Rep. Cathy McMorris Rodgers (R., Wash.), the incoming ranking member of the House Energy and Commerce Committee, today blasted provisions in the conference agreement for the fiscal year 2021 National Defense Authorization Act (NDAA) (HR 6395) addressing the FCC’s unanimous Ligado Networks LLC order (TR Daily, April 20). But a GPS coalition welcomed the legislation.
"I do not support the provisions in the NDAA that discuss the FCC’s decision to grant more flexible use of the L-Band spectrum for Ligado, especially banning contracts with no evidence to support they harm national security," Rep. McMorris Rodgers said in a statement. "The NDAA shouldn't target an American company that will hurt our ability to beat China in the 5G race. Why single out an American company focused on boosting our country’s 5G leadership but leave out protections against Chinese drone manufacturers threatening our national security? This should be made right.
"I agree with my colleagues on the House and Senate Armed Services Committees that we must protect the Department of Defense’s mission and ability to keep America safe. The same should go for the Federal Communications Commission, the expert, independent agency on commercial spectrum issues. By a 5-0 unanimous vote they determined Ligado’s proposal would not create problems of harmful interference with commercial users in neighboring bands or other government agencies, like DOD. This came after a decade of exhaustive FCC technical reviews and extensive conditioned safeguards," the congresswoman added.
"If we are going to beat the Chinese Communist Party in the race to 5G, we should let the FCC do its job and stop these interagency fights not rooted in facts," she added. "As Republican Leader on Energy and Commerce next Congress, I’ll aggressively fight to ensure America has the global competitive edge in 5G—not just for our economy but for our national security too. To win the future, I look forward to working with my colleagues on the Armed Services Committee on those shared goals," Ms. McMorris Rodgers said.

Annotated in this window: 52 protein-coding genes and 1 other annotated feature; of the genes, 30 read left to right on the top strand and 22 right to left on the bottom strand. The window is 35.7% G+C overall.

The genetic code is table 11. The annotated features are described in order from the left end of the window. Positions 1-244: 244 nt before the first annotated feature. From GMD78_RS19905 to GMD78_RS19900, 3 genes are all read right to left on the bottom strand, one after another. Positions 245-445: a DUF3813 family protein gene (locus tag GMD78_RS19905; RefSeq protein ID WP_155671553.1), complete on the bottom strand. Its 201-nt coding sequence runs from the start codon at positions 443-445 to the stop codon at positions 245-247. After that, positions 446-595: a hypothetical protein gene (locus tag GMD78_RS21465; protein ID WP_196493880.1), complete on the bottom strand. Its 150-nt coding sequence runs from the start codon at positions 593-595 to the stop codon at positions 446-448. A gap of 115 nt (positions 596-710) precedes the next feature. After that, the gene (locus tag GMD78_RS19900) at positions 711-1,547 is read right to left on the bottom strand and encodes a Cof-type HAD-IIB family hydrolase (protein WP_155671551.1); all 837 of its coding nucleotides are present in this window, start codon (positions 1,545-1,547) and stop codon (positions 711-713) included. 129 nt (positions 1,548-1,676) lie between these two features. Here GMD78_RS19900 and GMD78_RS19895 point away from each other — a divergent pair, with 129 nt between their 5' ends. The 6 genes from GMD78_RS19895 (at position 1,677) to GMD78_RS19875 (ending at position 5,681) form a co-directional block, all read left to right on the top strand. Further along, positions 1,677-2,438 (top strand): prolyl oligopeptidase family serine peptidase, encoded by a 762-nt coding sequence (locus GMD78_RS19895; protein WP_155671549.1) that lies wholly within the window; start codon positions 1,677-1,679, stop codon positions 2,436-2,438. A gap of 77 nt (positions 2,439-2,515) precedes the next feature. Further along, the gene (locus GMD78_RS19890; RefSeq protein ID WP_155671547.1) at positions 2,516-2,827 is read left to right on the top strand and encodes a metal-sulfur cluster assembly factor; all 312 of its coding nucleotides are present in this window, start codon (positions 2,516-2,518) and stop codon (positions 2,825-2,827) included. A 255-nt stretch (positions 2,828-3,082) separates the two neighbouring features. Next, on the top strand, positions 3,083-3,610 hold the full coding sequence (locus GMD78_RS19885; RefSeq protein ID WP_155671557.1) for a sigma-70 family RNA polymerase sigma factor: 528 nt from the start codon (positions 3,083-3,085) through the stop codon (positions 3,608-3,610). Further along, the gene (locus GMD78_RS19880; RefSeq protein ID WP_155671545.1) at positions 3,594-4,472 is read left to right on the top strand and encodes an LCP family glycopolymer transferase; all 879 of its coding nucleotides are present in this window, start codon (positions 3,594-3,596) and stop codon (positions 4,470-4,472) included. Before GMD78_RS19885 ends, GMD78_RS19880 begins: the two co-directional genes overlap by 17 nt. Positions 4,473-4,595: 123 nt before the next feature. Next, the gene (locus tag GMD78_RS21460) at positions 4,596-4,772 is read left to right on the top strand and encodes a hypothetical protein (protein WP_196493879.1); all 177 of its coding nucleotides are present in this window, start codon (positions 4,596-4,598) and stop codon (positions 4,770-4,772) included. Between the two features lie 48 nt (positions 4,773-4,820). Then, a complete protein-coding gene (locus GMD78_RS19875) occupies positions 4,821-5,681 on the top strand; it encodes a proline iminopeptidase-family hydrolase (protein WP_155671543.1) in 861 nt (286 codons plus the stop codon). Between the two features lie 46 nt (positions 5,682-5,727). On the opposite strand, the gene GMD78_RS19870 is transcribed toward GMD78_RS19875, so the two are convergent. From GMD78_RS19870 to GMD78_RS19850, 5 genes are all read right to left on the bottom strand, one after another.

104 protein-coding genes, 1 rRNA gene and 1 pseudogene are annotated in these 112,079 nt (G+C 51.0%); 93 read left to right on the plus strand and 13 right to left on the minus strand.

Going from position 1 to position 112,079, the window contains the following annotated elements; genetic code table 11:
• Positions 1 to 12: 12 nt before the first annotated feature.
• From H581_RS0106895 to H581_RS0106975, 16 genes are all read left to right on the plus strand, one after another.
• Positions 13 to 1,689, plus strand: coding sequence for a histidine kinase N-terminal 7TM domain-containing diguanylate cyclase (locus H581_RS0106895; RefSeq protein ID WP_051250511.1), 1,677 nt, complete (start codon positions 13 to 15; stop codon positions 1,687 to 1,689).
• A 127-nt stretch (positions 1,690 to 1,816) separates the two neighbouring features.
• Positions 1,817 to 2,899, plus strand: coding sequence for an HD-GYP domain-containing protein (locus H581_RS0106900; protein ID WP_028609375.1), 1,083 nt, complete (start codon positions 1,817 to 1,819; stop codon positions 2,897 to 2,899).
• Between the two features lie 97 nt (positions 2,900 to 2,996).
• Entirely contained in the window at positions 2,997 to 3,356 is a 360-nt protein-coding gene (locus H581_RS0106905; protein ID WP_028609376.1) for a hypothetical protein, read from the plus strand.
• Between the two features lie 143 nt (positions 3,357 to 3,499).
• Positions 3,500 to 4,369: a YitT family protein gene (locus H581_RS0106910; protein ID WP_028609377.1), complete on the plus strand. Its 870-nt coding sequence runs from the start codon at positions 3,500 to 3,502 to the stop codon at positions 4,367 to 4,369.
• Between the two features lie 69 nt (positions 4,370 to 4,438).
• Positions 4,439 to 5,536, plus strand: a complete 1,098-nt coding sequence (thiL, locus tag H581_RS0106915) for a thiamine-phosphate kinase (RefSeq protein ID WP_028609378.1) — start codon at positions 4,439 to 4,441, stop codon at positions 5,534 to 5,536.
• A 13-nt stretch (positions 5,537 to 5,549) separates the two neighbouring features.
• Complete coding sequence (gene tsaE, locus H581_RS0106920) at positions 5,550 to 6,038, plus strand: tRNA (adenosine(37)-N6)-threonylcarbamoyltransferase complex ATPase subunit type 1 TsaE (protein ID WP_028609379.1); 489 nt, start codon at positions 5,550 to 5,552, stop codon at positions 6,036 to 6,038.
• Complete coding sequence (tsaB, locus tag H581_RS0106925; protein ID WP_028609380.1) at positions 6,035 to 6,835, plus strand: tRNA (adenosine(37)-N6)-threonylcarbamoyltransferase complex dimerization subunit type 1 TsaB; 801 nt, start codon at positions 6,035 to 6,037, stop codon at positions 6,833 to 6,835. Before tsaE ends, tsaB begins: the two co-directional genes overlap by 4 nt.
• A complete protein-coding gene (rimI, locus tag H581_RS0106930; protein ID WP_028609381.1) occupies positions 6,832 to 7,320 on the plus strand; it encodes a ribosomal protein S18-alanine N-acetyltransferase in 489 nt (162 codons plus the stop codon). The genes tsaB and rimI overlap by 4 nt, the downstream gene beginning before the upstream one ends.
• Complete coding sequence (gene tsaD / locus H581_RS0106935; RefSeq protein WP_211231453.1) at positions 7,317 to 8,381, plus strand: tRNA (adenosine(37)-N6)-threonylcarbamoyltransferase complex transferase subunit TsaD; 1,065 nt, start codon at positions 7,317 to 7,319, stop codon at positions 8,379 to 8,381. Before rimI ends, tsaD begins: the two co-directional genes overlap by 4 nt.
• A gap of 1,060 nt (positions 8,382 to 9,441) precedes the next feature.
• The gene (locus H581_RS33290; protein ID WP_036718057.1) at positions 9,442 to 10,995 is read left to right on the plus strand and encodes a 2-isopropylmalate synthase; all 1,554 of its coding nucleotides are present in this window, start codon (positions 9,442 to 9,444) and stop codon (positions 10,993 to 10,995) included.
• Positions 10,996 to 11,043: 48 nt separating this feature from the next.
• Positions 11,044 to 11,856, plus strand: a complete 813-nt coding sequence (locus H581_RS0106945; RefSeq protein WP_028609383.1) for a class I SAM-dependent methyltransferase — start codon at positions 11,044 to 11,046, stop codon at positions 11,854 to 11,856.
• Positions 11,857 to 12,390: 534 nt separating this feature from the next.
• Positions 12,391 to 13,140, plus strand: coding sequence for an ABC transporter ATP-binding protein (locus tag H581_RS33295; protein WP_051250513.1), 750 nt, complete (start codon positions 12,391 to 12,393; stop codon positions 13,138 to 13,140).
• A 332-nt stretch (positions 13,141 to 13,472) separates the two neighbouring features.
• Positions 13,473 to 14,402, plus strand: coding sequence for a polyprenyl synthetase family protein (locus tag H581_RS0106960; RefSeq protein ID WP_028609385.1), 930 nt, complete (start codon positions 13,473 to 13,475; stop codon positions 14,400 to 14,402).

But the Keep GPS Working Coalition said in a statement released last night that it "applauds this year’s NDAA, which includes important provisions addressing the potential for interference to GPS caused by the use of the L-Band spectrum owned by Ligado Networks. The inclusion of these provisions signals a clear understanding by Congress that preventing GPS interference is a matter of safeguarding our national security. First and foremost, the legislation provides for a thorough, independent review of the Federal Communications Commission decision allowing Ligado to operate its planned terrestrial wireless network.
"The FCC’s Ligado order, which relies heavily on inaccurate and incomplete technical submissions by Ligado, was issued despite national and economic security concerns raised by the Department of Defense, along with the Departments of Commerce, Interior, Justice, Homeland Security, Energy and Transportation, as well as NASA, the National Science Foundation, the Coast Guard and the Federal Aviation Administration," the coalition added. "Independent review is an important first step in ensuring that Ligado’s operations will not damage the nation’s critical GPS based infrastructure or the hundreds of millions of GPS devices used in critical activities. This review and the other NDAA provisions included will also help ensure that appropriate safeguards are in place to hold Ligado accountable for all costs to U.S. taxpayers, businesses and consumers that will result from these operations."